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Mills v. Spearmman

United States District Court, E.D. California

June 27, 2016

MARION SPEARMAN, Warden, High Desert State Prison, [1] Respondent.


          JAMES K. SINGLETON, JR. Senior United States District Judge.

         Joshua David Mills, a state prisoner represented by counsel, filed a Petition for a Writ of Habeas Corpus with this Court pursuant to 28 U.S.C. § 2254. Mills is in the custody of the California Department of Corrections and incarcerated at High Desert State Prison. Respondent has answered, and Mills has replied.


         On December 23, 2009, Mills was charged with gassing by a prisoner upon a peace officer[2] (count 1) and three counts of resisting an executive officer (counts 2 through 4). The information further alleged that Mills had sustained two prior strike convictions. On direct appeal of his conviction, the California Court of Appeal laid out the following facts underlying the charges against Mills:

On September 24, 2008, [Mills] appeared for a family law hearing in Placer County Superior Court. At the time, he was serving a 20-year four-month prison sentence in Pelican Bay State Prison. Deputy Preis escorted [Mills] into the courtroom and seated him at counsel table. [Mills] was shackled in belly and leg chains.
When the hearing started, [Mills] began looking around the courtroom. The bailiff on duty in the courtroom, Deputy Riggs, told [Mills] to face forward and listen to Commissioner Ross, the judicial officer presiding over the hearing. Deputy Preis, who had been standing at the back of the courtroom, began walking towards [Mills]. When Deputy Preis got to the railing doors, Deputy Riggs placed her hand on [Mills’] left shoulder and told him he “need[ed] to face forward while sitting in the court” and not to “look around the courtroom.” [Mills] responded: “Fuck you; I’ll look around where I want.” [Mills] then turned and faced the audience.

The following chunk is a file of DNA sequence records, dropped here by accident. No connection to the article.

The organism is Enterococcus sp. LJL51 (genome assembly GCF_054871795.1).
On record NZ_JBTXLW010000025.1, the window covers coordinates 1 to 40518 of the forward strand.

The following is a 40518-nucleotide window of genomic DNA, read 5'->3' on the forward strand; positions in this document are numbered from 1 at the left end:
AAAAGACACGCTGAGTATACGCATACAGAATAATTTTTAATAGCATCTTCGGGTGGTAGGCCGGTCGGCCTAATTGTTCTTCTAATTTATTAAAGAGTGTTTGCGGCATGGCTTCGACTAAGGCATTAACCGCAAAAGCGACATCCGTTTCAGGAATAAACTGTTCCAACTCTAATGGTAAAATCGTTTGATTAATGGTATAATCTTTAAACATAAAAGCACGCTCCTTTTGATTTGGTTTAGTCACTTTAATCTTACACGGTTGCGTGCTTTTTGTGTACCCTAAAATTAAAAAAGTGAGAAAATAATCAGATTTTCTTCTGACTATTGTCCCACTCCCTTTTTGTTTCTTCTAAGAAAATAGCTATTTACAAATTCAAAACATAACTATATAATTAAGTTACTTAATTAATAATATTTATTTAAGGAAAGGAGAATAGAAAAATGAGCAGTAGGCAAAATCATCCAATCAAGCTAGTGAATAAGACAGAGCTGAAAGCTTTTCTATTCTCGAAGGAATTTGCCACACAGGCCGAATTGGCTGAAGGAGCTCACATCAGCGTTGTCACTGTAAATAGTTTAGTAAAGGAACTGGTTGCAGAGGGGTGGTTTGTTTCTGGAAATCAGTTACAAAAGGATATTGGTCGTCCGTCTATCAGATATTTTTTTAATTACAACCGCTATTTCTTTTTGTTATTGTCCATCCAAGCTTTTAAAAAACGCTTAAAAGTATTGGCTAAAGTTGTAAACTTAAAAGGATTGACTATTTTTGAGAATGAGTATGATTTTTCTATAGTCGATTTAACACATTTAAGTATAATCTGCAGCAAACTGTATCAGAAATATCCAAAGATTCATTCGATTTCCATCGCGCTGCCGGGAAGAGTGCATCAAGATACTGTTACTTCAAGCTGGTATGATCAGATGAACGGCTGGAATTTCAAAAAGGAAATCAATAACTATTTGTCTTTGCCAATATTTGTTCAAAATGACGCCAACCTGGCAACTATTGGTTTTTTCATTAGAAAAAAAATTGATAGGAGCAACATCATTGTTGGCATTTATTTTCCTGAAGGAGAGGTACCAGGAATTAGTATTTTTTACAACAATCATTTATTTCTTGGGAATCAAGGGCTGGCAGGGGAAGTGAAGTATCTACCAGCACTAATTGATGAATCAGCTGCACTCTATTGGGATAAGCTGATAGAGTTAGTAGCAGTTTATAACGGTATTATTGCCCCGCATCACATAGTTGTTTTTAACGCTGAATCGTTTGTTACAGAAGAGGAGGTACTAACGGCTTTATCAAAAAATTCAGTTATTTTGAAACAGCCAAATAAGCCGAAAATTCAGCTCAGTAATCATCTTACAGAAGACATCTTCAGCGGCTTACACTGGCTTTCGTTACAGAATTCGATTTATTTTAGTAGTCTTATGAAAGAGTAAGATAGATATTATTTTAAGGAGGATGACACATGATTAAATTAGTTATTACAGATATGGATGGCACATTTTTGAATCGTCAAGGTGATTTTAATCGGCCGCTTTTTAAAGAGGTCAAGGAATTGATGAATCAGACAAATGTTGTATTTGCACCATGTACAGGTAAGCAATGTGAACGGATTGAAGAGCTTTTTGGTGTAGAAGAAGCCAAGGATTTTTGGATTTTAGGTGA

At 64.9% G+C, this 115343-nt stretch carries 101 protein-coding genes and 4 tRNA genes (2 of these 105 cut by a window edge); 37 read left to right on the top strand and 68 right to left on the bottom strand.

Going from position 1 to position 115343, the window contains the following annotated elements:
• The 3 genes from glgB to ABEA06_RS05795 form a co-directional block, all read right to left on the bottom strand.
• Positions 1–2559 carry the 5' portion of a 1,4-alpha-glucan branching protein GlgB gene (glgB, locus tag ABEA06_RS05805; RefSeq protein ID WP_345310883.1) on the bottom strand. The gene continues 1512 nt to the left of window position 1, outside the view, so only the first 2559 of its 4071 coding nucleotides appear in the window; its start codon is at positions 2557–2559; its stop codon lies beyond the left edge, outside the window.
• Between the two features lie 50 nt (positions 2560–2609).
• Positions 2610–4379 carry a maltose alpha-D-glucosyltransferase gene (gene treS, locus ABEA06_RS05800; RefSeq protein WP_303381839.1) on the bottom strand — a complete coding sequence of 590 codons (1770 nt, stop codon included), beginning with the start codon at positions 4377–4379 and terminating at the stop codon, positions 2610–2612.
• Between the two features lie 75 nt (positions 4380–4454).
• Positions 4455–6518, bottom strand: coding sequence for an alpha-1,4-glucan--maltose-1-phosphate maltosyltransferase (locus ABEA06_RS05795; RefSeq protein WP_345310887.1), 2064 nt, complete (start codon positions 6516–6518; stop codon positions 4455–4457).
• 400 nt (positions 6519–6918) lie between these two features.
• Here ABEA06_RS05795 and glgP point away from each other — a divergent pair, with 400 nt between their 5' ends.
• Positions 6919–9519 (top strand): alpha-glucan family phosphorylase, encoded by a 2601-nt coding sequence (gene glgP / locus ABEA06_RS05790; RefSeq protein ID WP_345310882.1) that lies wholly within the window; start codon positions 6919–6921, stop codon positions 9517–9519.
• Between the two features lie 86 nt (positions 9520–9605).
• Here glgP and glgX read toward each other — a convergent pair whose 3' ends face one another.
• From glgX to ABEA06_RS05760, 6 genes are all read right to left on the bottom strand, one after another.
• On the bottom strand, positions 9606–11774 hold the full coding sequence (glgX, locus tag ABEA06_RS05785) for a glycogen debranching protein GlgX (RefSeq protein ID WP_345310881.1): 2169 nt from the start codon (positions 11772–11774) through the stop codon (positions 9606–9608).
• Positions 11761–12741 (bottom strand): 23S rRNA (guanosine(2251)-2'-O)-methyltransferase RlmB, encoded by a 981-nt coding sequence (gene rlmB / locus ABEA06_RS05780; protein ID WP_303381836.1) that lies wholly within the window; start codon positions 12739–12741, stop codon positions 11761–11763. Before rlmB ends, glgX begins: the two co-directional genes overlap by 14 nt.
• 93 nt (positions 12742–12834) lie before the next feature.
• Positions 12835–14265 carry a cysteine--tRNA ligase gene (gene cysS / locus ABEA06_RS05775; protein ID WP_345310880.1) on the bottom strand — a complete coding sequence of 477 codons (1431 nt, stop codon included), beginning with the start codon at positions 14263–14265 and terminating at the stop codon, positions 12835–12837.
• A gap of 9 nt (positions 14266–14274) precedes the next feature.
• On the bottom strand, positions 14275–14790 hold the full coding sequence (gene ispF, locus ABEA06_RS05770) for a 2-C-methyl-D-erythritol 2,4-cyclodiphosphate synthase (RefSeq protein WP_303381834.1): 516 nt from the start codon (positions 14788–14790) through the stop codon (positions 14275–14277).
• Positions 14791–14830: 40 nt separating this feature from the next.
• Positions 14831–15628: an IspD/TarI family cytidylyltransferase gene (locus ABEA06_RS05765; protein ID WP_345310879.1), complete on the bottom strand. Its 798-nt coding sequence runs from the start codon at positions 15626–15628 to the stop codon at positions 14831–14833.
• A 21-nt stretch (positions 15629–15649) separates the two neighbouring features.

Deputy Preis placed his hand on [Mills’] right shoulder and said, “Mr. Mills, you need to be calm and listen to what you’re being told.” [Mills] responded, “Fuck both of you.” Commissioner Ross instructed [Mills] that he needed to listen to the bailiffs’ directions. In response, [Mills] said, “Fuck you too.” Commissioner Ross ordered the bailiffs to remove [Mills] from the courtroom.
[Mills] refused to follow the bailiffs’ multiple instructions to stand. The bailiffs then lifted [Mills] onto his feet as he continued to resist. Once standing, the bailiffs attempted to escort [Mills] out of the courtroom. [Mills] continued to be uncooperative, unleashing a slew of profanities and trying to sit down or otherwise resist leaving the courtroom. While the deputies were propelling [Mills] forward towards the courtroom doors, [Mills] was leaning back against the deputies resisting any forward movement. [Mills] then spit on Deputy Riggs’s cheek and in her eye. After spitting on Deputy Riggs, the deputies took [Mills] to the ground to subdue him, and Commissioner Ross activated the panic alarm. [Mills] continued to struggle and yell profanities while being held on the ground. Additional officers arrived, placing a spit mask on [Mills] before escorting him from the courtroom while [Mills] continued to yell profanities, including “fuck all you bitches.”
Nearly a year later, on September 23, 2009, [Mills] appeared in court for another family law hearing before Commissioner Ross. [Mills] was still serving his state prison sentence at Pelican Bay, and was wearing belly chains and leg shackles. When Commissioner Ross read his ruling against [Mills], he flipped off the commissioner with both hands above counsel table. Because Commissioner Ross did not appear to notice [Mills’] conduct, [Mills] began shaking his chains while continuing to flip off the commissioner.